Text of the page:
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Sierra Nevada Flora
Relatively immobile and often highly visible, plants are typically the first organisms people notice in a landscape. Plant distributions are strongly tied to environmental factors and can be very useful when describing ecosystems and life zones.
There is an incredible diversity of trees, shrubs, grasses, forbs, and vines, with more than 1,450 native and 275 non-native plant species in Yosemite National Park and 1,200 species in Sequoia Kings Canyon National Parks. Not only that, but new species are still being discovered. For instance, one group of researchers noticed something peculiar when they examined old records of orchid species in Yosemite. There was a species listed that was typically found only in the southern Rockies. Because Yosemite is so far from the Rockies, they suspected it might actually be a different species. Using the past records for guidance, the researchers searched wet meadows south of Yosemite Valley for the mysterious orchid. They eventually found it, determined that it was actually a new species of orchid, and named it the Yosemite bog orchid (Platanthera yosemitensis) in 2007.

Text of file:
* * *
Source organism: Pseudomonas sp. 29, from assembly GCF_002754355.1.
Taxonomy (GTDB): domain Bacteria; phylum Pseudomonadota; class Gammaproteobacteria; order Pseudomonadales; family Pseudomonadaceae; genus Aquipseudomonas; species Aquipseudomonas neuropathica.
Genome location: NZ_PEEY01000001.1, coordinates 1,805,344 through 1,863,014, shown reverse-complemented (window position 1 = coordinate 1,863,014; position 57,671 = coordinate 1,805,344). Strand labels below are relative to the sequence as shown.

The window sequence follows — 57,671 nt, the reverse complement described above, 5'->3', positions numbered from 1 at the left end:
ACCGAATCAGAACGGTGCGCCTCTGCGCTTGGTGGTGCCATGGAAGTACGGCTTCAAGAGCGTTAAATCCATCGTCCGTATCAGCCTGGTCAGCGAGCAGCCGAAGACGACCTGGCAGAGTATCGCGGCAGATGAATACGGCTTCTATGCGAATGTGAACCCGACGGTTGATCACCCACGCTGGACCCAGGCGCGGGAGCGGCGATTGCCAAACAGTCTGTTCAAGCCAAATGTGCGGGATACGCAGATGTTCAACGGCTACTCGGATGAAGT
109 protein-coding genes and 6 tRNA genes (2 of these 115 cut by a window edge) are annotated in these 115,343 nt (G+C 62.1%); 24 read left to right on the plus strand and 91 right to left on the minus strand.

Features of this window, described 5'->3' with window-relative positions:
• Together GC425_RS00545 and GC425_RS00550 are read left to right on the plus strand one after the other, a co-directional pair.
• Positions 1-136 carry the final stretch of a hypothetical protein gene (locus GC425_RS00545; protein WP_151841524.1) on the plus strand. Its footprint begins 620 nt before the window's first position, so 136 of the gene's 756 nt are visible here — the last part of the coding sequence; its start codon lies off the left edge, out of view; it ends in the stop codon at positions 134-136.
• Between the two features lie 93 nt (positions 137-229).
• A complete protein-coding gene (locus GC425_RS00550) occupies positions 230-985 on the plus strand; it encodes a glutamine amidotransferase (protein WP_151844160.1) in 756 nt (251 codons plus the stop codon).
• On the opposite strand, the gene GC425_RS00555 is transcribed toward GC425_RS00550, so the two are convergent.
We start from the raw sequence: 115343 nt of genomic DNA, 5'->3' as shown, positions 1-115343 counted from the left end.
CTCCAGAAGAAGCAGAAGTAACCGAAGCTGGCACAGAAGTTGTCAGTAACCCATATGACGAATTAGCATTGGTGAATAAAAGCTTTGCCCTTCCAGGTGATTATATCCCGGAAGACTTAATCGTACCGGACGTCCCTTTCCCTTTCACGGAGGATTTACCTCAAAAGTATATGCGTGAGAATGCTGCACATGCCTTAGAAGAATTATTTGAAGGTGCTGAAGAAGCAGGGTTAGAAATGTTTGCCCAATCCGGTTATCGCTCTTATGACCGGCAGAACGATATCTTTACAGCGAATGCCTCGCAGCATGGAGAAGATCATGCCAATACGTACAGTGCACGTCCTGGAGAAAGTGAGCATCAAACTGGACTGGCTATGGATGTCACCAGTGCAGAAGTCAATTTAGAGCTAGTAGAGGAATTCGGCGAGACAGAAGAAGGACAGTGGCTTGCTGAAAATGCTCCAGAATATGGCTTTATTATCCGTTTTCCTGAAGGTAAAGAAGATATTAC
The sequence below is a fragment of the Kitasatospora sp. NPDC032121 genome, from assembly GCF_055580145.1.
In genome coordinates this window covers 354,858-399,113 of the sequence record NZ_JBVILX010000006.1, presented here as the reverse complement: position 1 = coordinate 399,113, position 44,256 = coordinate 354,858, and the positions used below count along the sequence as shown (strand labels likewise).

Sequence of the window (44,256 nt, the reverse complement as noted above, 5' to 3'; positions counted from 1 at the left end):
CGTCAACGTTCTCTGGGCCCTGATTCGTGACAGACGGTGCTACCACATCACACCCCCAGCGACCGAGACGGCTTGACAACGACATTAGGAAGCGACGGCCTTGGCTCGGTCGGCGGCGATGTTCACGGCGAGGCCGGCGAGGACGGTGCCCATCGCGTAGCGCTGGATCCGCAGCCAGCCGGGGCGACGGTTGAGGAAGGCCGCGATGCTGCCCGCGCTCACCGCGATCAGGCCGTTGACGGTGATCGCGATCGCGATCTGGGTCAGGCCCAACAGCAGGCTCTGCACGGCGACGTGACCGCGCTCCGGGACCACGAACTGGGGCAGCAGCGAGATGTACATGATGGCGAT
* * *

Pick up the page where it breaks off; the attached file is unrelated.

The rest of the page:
More information on the plants can be found here on the Yosemite National Parks website, along with plant lists for conifers, ferns, sensitive plants, exotic species and a general flora list. There is also a park-wide vegetation map that provides general information.
Sequoia Kings Canyon
More information about the plants in Sequoia Kings Canyon can be found here, along with a vascular plant list. There is also a list of the 30 biggest giant sequoias and their approximate locations. You can also read information about the many non-native plant species in Sequoia Kings Canyon.
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